For example, in comparing almanacs and primers from Philadelphia, Boston, and London, Patrick Spero is writing as much about popular political perceptions as he is about popular genres of print. His main point is that both the almanac and the primer were politicized in the colonies, but in different ways in different colonies. Popular print culture is much more diverse than one might expect. But even more striking differences appear when [End Page 2] Spero compares these American texts with their British analogues. British almanacs were more varied in their implied readers—ladies, farmers, courtiers, and so on—but politically more uniform, in fact hardly political at all. On the other hand, the primer, first published in England, was embraced not just in New England but in all the colonies, whereas it fell out of use almost completely in Old England. In Ellen Cohn's essay on the obscure and eccentric Pierre-André Gargaz and Benjamin Franklin's role in giving Gargaz's ideas voice through print, she provides a perfect miniature of a world in which revolutionary ideas jostled and competed for air. In sum, printing and book history are deployed here as a kind of methodology, or even a scholarly worldview, for examining many aspects of individual and social experience, from reading to rioting.
In most of these papers the term print culture is used in connection with this methodology, but the term is slippery. Printing, publishing, bookselling, and reading do not equate to print culture, but their increasing omnipresence in the eighteenth century made denizens of the Atlantic world participants in print culture. Even manuscript publication became a conscious and political choice—against the backdrop of print culture—when made by people who grappled with the power of print to affect the masses, as Alexander Haskell's essay "Defining the Right Side of Virtue" demonstrates. In two related essays by Nick Wrightson and John Dixon, we see how even those at the center of colonial print culture experienced its limits. Wrightson shows how Franklin's book trade and scientific networks in England and the colonies connected with each other much less smoothly than we might imagine, and that the link between them was a chance meeting on the road with the much better connected American man of science Cadwallader Colden. But as Dixon shows, Colden's experiences as a politician persuaded him that the pervasiveness of print in the colonies undermined the efforts of elites to dominate print culture—a theme Haskell explores, too—but it also posed a threat to scientists who wished to exercise close control over the dissemination of their writings. Colden wished that the Atlantic world of print could be narrower, or at least more containable; and it was to Franklin that he turned for ideas about how to contain it. The trend, however, was in the opposite direction, toward a proliferation of print and a ramification of print cultures. The readers of newspapers and pamphlets discussed in Eric Slauter's essay "Reading and Radicalization" were actively shaping a political culture of print, and so did those who could not read but bore witness to (and participated in) the political firestorms such print could produce. In Richard Newman's essay "Liberation Technology," print culture comprehended everything from the ventriloquism of whites writing in a black "voice" to the impassioned use of [End Page 3] print to set the record straight by late eighteenth- and early nineteenth-century black activists.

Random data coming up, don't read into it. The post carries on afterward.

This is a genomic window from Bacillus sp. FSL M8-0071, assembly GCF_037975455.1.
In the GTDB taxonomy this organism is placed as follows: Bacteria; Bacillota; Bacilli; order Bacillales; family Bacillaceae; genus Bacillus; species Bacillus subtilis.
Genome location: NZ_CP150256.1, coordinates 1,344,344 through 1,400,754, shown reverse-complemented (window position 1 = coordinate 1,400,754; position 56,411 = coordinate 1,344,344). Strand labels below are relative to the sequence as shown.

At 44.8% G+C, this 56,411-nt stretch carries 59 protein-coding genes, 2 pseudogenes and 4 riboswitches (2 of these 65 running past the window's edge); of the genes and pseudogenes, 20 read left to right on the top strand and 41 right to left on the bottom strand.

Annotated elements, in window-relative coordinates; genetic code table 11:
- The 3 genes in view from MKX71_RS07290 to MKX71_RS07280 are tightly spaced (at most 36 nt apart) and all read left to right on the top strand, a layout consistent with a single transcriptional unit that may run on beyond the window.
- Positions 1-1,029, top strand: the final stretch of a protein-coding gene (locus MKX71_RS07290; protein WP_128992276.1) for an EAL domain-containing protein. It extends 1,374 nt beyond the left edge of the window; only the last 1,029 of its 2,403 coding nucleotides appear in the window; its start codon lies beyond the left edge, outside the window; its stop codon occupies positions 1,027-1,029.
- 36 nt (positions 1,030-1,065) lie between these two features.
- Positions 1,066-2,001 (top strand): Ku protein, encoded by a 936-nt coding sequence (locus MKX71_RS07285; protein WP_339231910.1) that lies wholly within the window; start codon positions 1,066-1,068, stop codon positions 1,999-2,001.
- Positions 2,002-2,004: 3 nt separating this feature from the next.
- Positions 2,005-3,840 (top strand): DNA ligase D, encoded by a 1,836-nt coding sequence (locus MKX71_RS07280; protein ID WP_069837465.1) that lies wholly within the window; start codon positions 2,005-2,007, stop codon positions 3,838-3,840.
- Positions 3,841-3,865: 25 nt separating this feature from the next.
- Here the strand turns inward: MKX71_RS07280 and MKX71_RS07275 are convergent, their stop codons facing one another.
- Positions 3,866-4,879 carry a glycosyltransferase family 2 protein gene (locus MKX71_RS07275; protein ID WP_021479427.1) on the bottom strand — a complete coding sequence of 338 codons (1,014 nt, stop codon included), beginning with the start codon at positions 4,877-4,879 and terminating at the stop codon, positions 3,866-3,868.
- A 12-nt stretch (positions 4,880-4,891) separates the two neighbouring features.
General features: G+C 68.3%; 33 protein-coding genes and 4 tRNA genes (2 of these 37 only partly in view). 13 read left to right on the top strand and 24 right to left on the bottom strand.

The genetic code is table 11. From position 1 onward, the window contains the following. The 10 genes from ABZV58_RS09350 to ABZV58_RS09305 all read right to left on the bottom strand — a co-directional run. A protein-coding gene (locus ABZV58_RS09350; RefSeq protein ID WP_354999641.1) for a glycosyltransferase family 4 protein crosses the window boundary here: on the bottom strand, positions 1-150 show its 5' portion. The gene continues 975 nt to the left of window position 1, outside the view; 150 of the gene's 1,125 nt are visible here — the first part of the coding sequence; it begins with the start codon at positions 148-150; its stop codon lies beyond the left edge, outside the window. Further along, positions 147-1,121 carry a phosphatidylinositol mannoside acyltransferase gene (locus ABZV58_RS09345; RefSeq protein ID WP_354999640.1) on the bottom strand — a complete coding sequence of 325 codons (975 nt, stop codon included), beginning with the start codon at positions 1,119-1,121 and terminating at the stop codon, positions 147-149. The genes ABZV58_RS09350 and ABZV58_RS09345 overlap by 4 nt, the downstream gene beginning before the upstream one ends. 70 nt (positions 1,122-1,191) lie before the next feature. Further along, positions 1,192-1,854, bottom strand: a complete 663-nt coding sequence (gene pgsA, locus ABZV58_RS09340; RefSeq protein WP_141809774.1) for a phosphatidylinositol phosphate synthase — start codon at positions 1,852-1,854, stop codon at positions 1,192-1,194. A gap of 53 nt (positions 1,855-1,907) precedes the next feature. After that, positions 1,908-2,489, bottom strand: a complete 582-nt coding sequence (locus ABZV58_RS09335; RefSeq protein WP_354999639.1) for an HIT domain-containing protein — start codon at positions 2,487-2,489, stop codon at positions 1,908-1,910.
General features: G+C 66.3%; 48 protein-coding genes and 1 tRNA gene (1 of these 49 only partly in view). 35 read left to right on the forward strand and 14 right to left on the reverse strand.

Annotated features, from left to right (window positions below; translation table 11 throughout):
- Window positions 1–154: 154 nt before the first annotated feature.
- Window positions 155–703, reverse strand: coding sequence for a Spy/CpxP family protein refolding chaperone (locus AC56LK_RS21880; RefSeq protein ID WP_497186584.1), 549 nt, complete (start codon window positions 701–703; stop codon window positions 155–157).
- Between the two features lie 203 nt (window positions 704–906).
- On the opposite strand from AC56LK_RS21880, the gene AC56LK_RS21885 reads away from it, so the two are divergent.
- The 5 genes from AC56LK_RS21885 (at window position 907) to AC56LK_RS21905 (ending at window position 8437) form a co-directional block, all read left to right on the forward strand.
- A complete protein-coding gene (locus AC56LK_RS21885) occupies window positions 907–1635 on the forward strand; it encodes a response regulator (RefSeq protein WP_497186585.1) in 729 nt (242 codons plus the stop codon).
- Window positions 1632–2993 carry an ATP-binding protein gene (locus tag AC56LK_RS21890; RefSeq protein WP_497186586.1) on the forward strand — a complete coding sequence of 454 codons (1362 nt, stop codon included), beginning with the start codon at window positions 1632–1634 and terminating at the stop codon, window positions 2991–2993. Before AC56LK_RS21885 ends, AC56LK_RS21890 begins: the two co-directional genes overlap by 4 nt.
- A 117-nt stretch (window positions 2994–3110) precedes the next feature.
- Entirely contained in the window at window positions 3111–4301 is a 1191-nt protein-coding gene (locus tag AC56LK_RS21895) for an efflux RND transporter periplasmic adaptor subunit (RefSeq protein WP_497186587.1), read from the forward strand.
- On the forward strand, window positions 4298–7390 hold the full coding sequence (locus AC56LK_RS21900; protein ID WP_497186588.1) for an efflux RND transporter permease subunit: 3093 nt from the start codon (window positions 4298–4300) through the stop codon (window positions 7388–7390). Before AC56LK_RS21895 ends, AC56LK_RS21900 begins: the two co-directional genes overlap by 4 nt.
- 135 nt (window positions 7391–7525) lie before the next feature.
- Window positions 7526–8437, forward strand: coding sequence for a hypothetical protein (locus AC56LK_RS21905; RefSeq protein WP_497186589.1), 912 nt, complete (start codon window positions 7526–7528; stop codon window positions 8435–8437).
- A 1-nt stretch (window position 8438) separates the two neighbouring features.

These remarks are meant only to suggest the range of these essays and the richness of the field of the history of the book for historians of the eighteenth-century Atlantic world. In his Afterword, David Hall considers these essays in more detail against the background of new work in the history of the book on both sides of the Atlantic, weaving the essays together with dominant themes in this growing and quickly changing field. [End Page 4]